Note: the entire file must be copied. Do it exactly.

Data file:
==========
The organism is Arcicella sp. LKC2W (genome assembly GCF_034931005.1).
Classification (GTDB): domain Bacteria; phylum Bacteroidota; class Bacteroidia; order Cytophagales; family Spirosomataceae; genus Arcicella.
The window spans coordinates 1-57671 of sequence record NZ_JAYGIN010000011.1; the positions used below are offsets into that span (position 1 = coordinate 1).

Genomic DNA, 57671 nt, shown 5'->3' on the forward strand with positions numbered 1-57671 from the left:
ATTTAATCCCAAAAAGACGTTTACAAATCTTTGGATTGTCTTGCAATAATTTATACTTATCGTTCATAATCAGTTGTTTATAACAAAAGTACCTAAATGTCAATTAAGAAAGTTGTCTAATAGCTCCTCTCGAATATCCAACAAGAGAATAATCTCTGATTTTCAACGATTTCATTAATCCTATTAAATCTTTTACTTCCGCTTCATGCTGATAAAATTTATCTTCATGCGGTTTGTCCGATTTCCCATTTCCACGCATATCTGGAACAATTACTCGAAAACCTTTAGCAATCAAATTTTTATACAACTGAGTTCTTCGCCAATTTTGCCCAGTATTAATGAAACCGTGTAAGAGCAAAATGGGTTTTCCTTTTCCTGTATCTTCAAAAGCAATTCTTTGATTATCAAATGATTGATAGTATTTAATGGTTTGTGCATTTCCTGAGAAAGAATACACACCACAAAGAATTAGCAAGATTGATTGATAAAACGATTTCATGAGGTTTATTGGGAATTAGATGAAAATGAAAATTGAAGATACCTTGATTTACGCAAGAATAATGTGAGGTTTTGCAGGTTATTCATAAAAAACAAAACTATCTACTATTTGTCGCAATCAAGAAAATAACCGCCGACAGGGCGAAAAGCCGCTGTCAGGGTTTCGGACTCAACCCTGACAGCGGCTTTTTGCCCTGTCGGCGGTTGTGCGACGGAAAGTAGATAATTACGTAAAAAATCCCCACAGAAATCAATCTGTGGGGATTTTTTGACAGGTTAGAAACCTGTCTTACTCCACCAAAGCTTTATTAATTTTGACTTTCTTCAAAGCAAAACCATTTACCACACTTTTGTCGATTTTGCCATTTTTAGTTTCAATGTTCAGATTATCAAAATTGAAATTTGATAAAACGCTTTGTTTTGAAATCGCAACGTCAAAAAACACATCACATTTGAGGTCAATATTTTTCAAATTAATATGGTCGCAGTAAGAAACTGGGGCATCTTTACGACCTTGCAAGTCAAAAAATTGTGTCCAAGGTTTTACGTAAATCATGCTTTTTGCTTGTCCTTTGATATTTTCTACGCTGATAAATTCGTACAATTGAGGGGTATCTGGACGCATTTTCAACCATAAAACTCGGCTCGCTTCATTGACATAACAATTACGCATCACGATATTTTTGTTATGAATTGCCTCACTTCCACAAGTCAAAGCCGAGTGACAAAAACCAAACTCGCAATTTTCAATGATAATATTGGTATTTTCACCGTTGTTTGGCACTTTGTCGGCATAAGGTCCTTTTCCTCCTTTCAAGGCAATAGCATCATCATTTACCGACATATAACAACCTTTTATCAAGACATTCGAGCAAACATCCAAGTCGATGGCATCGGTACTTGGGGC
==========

The organism is Arcicella sp. LKC2W (genome assembly GCF_034931005.1).
Classification (GTDB): domain Bacteria; phylum Bacteroidota; class Bacteroidia; order Cytophagales; family Spirosomataceae; genus Arcicella.
The window spans coordinates 1-57671 of sequence record NZ_JAYGIN010000011.1; the positions used below are offsets into that span (position 1 = coordinate 1).

Genomic DNA, 57671 nt, shown 5'->3' on the forward strand with positions numbered 1-57671 from the left:
ATTTAATCCCAAAAAGACGTTTACAAATCTTTGGATTGTCTTGCAATAATTTATACTTATCGTTCATAATCAGTTGTTTATAACAAAAGTACCTAAATGTCAATTAAGAAAGTTGTCTAATAGCTCCTCTCGAATATCCAACAAGAGAATAATCTCTGATTTTCAACGATTTCATTAATCCTATTAAATCTTTTACTTCCGCTTCATGCTGATAAAATTTATCTTCATGCGGTTTGTCCGATTTCCCATTTCCACGCATATCTGGAACAATTACTCGAAAACCTTTAGCAATCAAATTTTTATACAACTGAGTTCTTCGCCAATTTTGCCCAGTATTAATGAAACCGTGTAAGAGCAAAATGGGTTTTCCTTTTCCTGTATCTTCAAAAGCAATTCTTTGATTATCAAATGATTGATAGTATTTAATGGTTTGTGCATTTCCTGAGAAAGAATACACACCACAAAGAATTAGCAAGATTGATTGATAAAACGATTTCATGAGGTTTATTGGGAATTAGATGAAAATGAAAATTGAAGATACCTTGATTTACGCAAGAATAATGTGAGGTTTTGCAGGTTATTCATAAAAAACAAAACTATCTACTATTTGTCGCAATCAAGAAAATAACCGCCGACAGGGCGAAAAGCCGCTGTCAGGGTTTCGGACTCAACCCTGACAGCGGCTTTTTGCCCTGTCGGCGGTTGTGCGACGGAAAGTAGATAATTACGTAAAAAATCCCCACAGAAATCAATCTGTGGGGATTTTTTGACAGGTTAGAAACCTGTCTTACTCCACCAAAGCTTTATTAATTTTGACTTTCTTCAAAGCAAAACCATTTACCACACTTTTGTCGATTTTGCCATTTTTAGTTTCAATGTTCAGATTATCAAAATTGAAATTTGATAAAACGCTTTGTTTTGAAATCGCAACGTCAAAAAACACATCACATTTGAGGTCAATATTTTTCAAATTAATATGGTCGCAGTAAGAAACTGGGGCATCTTTACGACCTTGCAAGTCAAAAAATTGTGTCCAAGGTTTTACGTAAATCATGCTTTTTGCTTGTCCTTTGATATTTTCTACGCTGATAAATTCGTACAATTGAGGGGTATCTGGACGCATTTTCAACCATAAAACTCGGCTCGCTTCATTGACATAACAATTACGCATCACGATATTTTTGTTATGAATTGCCTCACTTCCACAAGTCAAAGCCGAGTGACAAAAACCAAACTCGCAATTTTCAATGATAATATTGGTATTTTCACCGTTGTTTGGCACTTTGTCGGCATAAGGTCCTTTTCCTCCTTTCAAGGCAATAGCATCATCATTTACCGACATATAACAACCTTTTATCAAGACATTCGAGCAAACATCCAAGTCGATGGCATCGGTACTTGGGGC